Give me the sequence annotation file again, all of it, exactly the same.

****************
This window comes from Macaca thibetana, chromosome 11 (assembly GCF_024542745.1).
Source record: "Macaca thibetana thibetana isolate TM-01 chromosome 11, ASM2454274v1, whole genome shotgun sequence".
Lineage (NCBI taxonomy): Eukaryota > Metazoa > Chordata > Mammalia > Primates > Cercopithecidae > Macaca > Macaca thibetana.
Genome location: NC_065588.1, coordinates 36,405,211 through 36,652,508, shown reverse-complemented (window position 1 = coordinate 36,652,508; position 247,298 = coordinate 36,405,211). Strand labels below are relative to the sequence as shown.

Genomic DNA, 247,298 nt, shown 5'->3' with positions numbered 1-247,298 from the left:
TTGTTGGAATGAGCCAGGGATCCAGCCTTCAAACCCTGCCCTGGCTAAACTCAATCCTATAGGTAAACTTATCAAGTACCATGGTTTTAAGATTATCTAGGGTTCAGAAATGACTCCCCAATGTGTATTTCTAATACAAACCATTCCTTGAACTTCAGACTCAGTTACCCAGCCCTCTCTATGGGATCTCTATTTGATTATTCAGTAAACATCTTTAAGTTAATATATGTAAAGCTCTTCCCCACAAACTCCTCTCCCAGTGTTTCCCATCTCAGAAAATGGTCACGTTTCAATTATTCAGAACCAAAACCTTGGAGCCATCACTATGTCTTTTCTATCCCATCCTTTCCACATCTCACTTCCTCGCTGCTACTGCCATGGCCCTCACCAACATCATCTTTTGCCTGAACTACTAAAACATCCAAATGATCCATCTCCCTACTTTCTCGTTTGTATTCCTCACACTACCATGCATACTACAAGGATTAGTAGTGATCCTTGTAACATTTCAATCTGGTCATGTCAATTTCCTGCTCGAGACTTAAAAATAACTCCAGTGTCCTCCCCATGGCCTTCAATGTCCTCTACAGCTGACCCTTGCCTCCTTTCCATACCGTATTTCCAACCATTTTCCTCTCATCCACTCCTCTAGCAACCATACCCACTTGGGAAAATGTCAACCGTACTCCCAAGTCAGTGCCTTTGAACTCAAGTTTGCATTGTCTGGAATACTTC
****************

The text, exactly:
This window comes from Macaca thibetana, chromosome 11 (assembly GCF_024542745.1).
Source record: "Macaca thibetana thibetana isolate TM-01 chromosome 11, ASM2454274v1, whole genome shotgun sequence".
Lineage (NCBI taxonomy): Eukaryota > Metazoa > Chordata > Mammalia > Primates > Cercopithecidae > Macaca > Macaca thibetana.
Genome location: NC_065588.1, coordinates 36,405,211 through 36,652,508, shown reverse-complemented (window position 1 = coordinate 36,652,508; position 247,298 = coordinate 36,405,211). Strand labels below are relative to the sequence as shown.

Genomic DNA, 247,298 nt, shown 5'->3' with positions numbered 1-247,298 from the left:
TTGTTGGAATGAGCCAGGGATCCAGCCTTCAAACCCTGCCCTGGCTAAACTCAATCCTATAGGTAAACTTATCAAGTACCATGGTTTTAAGATTATCTAGGGTTCAGAAATGACTCCCCAATGTGTATTTCTAATACAAACCATTCCTTGAACTTCAGACTCAGTTACCCAGCCCTCTCTATGGGATCTCTATTTGATTATTCAGTAAACATCTTTAAGTTAATATATGTAAAGCTCTTCCCCACAAACTCCTCTCCCAGTGTTTCCCATCTCAGAAAATGGTCACGTTTCAATTATTCAGAACCAAAACCTTGGAGCCATCACTATGTCTTTTCTATCCCATCCTTTCCACATCTCACTTCCTCGCTGCTACTGCCATGGCCCTCACCAACATCATCTTTTGCCTGAACTACTAAAACATCCAAATGATCCATCTCCCTACTTTCTCGTTTGTATTCCTCACACTACCATGCATACTACAAGGATTAGTAGTGATCCTTGTAACATTTCAATCTGGTCATGTCAATTTCCTGCTCGAGACTTAAAAATAACTCCAGTGTCCTCCCCATGGCCTTCAATGTCCTCTACAGCTGACCCTTGCCTCCTTTCCATACCGTATTTCCAACCATTTTCCTCTCATCCACTCCTCTAGCAACCATACCCACTTGGGAAAATGTCAACCGTACTCCCAAGTCAGTGCCTTTGAACTCAAGTTTGCATTGTCTGGAATACTTC